GOP proposes cuts to Medicaid

Flanked by other congressionial members, U.S. Rep. Paul Ryan (R-WI) (C), chairman of the House Budget Committee, holds up a copy of the 2012 Republican budget proposal during a news conference April 5, 2011 on Capitol Hill in Washington, DC.
Flanked by other congressionial members, U.S. Rep. Paul Ryan (R-WI) (C), chairman of the House Budget Committee, holds up a copy of the 2012 Republican budget proposal during a news conference April 5, 2011 on Capitol Hill in Washington, DC. Alex Wong/Getty Images

About one in five Californians relies on MediCal, the state’s version of Medicaid, to pay for their health care. On Tuesday, US House Republicans unveiled their budget proposal for 2012. It includes hefty cuts and major structural changes to the federal Medicaid program.

The GOP budget proposal would shrink Medicaid’s budget by $750 billion over the next 10 years. That’s a cut of about 30 percent.

California’s health care services director Toby Douglas says those cuts wouldn’t just affect the 7.5 million poor people in California who rely on MediCal.

"MediCal is a huge investment in California in the broader delivery system: keeping our trauma centers open, keeping our hospitals open, keeping nursing facilities open," he says. "To the extent you pull a lot of money out of the system, you’re creating a situation where providers may have to close their doors, leaving other citizens without access to care."

The GOP proposal also changes the way federal Medicaid dollars would be delivered to states. Congressman Tom McClintock sits on the House Budget Committee. The Republican from South Lake Tahoe says the plan would offer states like California the freedom to spend Medicaid dollars based on their particular needs and populations.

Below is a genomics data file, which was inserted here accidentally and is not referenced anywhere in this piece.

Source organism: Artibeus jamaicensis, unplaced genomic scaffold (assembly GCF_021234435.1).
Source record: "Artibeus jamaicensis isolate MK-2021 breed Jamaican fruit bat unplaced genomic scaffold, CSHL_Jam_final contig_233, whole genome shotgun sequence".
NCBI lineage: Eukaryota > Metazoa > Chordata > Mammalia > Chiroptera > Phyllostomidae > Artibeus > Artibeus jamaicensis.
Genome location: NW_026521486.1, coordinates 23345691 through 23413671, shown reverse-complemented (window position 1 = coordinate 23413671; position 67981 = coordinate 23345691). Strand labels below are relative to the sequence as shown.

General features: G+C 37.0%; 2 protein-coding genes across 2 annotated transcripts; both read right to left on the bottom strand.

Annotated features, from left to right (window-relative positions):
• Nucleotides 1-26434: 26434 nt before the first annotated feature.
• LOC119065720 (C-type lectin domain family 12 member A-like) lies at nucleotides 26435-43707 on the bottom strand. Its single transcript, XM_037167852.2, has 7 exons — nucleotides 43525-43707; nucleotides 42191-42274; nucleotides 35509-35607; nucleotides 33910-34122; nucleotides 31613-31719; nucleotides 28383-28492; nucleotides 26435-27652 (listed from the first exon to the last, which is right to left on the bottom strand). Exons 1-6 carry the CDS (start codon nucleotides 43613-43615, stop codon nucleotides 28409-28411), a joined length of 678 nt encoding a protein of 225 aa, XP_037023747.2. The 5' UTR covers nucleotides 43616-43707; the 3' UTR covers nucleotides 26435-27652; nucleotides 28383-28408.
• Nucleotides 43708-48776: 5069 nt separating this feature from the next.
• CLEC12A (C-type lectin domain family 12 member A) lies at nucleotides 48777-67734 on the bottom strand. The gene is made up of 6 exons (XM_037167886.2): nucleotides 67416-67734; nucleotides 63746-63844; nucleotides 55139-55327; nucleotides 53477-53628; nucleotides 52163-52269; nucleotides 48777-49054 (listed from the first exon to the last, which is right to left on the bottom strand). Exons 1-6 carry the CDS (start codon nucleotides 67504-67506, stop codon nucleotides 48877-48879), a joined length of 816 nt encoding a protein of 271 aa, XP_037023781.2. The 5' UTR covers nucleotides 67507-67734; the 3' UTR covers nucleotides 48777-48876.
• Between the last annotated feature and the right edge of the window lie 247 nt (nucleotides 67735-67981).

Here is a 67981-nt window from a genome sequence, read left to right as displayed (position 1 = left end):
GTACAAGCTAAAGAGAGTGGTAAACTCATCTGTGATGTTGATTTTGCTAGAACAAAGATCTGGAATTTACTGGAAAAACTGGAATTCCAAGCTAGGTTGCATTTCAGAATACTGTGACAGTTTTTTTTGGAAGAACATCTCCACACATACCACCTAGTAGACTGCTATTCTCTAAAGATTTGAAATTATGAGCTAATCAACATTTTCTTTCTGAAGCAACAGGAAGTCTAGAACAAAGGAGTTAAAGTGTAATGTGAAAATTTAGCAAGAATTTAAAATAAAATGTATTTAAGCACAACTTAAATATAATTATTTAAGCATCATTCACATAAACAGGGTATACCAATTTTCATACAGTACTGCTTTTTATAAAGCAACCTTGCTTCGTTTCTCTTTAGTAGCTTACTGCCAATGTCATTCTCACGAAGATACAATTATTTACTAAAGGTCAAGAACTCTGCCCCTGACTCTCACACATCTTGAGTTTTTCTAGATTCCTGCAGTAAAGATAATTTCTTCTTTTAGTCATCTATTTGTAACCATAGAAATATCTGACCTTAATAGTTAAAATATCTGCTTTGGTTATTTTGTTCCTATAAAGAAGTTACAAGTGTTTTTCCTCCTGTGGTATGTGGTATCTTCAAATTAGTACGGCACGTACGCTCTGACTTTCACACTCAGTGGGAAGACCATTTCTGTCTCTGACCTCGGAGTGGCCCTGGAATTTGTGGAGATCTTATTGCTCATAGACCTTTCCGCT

"Federal government will be block granting a sum to each of the states and the states will be restored the freedom to decide how best to manage those funds," says McClintock.

Douglas says he supports flexibility, "but believes that the current Medicaid program is structured in a way that we can create more flexibility within the current rules."

Douglas is in Washington this week for meetings with his federal counterparts at the Department of Health Services. He says block grants are risky for state governments.

"Fundamentally a block grant is based on assumptions on how enrollment will grow in a program, how health care costs will grow," he says. "To the extent those assumptions are off, you’re placing fiscal risks on a state. That if enrollment grows because of an economic recession, if there are new health care costs that are far outpacing projected health care trends, again states will have to do it."

Congresswoman Karen Bass of Los Angeles remembers a battle she fought in Sacramento when she was state Assembly Speaker.

"Our governor wanted to have flexibility in the in-home supportive services program because he essentially wanted to gut it," says Bass.

The Democrat, a freshman member of the House Budget Committee, hopes to avoid déjà vu on the federal level.

"I think the idea of allowing states to pick and choose who they provide health care to and the type of services that are provided, you’re talking about a throwback to the past of states’ rights," says Bass. "The reason we put it in the hands of the federal government was to protect against the whims of an individual state."

The Medicaid changes Republican House members have proposed are the opening salvo in a long fight over next year’s budget. That battle won’t begin in earnest until Congress can agree how to fund the government for the next six months.

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